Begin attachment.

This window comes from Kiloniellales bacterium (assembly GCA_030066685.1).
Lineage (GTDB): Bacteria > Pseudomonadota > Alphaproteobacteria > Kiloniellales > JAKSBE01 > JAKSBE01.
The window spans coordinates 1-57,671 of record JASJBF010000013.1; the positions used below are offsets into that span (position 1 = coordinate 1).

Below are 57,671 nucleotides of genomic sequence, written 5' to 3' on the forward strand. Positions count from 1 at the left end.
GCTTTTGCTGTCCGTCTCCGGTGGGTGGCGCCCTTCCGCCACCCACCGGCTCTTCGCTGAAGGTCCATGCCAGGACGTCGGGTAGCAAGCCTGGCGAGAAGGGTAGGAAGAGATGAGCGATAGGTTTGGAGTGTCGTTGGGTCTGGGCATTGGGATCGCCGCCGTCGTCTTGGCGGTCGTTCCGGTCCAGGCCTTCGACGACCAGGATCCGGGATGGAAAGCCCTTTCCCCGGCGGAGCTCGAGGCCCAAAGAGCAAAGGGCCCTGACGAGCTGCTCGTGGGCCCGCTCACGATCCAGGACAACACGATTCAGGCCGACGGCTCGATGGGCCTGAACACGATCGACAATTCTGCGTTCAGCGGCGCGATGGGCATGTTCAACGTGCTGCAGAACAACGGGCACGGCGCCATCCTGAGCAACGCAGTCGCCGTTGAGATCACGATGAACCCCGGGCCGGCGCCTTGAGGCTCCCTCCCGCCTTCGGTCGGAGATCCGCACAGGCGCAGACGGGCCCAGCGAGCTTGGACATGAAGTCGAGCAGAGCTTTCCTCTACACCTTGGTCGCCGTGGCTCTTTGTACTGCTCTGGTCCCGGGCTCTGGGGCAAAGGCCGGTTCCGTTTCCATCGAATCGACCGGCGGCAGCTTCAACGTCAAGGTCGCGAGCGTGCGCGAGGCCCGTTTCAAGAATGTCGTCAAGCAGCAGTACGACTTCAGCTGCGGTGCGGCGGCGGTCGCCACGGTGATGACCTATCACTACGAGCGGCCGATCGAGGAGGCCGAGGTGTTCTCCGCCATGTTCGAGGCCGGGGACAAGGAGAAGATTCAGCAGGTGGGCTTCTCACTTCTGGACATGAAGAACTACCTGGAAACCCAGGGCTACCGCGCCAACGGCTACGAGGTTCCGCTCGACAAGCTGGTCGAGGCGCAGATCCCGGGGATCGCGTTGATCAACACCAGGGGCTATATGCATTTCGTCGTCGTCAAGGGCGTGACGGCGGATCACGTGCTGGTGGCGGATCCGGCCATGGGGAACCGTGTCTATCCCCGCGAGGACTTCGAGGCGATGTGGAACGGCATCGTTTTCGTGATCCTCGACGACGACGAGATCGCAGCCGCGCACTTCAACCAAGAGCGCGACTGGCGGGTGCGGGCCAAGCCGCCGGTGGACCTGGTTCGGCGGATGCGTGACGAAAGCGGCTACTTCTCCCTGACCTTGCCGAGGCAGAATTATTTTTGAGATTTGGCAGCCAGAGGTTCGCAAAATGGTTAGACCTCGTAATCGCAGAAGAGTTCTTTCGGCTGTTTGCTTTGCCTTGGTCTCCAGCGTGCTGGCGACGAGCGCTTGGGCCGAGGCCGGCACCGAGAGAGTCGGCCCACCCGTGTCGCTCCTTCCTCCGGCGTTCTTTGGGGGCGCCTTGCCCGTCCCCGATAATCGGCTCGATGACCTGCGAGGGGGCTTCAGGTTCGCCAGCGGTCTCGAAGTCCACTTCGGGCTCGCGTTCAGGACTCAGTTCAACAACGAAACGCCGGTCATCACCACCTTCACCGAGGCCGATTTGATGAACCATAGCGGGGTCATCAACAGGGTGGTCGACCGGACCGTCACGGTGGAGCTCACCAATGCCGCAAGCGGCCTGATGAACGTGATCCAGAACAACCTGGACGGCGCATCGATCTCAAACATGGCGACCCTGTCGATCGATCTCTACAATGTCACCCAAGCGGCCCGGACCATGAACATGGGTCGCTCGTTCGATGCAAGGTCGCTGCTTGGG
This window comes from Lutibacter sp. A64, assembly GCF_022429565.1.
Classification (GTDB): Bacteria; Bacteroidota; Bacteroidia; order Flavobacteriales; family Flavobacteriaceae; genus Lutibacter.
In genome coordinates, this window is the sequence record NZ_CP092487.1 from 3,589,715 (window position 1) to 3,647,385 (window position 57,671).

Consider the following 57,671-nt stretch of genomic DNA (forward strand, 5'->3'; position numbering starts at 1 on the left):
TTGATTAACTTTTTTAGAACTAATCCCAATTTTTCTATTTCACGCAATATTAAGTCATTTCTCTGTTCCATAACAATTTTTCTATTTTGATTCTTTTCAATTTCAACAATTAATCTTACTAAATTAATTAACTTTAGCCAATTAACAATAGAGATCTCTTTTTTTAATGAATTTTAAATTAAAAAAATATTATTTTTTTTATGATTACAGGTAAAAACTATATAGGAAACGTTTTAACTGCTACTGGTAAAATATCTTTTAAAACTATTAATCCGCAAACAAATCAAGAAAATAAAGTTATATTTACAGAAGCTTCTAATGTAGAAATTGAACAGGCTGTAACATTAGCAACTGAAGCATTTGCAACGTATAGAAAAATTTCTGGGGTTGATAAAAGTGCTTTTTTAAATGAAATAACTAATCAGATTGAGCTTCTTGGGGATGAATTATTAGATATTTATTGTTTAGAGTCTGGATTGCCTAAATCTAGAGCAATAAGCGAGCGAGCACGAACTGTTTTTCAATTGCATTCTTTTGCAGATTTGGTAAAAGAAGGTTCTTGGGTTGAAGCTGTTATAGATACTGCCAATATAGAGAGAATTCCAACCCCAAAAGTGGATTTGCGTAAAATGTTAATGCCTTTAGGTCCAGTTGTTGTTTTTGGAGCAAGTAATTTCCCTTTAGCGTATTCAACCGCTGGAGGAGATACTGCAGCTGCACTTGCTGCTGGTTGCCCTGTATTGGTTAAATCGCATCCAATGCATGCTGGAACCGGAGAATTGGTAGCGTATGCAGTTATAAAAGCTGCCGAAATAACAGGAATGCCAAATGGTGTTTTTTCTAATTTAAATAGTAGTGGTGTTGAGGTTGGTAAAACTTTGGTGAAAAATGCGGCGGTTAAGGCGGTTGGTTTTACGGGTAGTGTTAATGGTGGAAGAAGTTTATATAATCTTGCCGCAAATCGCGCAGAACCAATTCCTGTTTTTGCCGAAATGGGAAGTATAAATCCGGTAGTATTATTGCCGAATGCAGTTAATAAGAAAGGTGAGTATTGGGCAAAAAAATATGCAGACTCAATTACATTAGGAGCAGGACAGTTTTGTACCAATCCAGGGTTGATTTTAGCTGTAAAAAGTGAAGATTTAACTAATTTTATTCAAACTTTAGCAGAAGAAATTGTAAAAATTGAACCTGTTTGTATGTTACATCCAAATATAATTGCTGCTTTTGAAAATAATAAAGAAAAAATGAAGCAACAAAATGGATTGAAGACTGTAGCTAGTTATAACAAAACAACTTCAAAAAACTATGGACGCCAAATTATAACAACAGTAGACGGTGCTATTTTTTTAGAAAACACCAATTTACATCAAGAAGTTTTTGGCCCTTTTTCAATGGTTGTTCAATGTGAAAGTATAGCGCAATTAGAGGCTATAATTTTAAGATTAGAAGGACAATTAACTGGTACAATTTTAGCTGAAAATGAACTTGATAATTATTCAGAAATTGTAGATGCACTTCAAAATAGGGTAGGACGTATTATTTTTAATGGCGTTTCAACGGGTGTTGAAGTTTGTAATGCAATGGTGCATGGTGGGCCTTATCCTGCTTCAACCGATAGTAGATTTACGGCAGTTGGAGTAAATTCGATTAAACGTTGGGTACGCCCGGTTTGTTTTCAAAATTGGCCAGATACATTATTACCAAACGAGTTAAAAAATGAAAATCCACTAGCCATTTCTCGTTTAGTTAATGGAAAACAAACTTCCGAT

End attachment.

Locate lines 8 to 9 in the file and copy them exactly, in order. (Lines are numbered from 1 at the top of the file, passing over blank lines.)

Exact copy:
In genome coordinates, this window is the sequence record NZ_CP092487.1 from 3,589,715 (window position 1) to 3,647,385 (window position 57,671).

Consider the following 57,671-nt stretch of genomic DNA (forward strand, 5'->3'; position numbering starts at 1 on the left):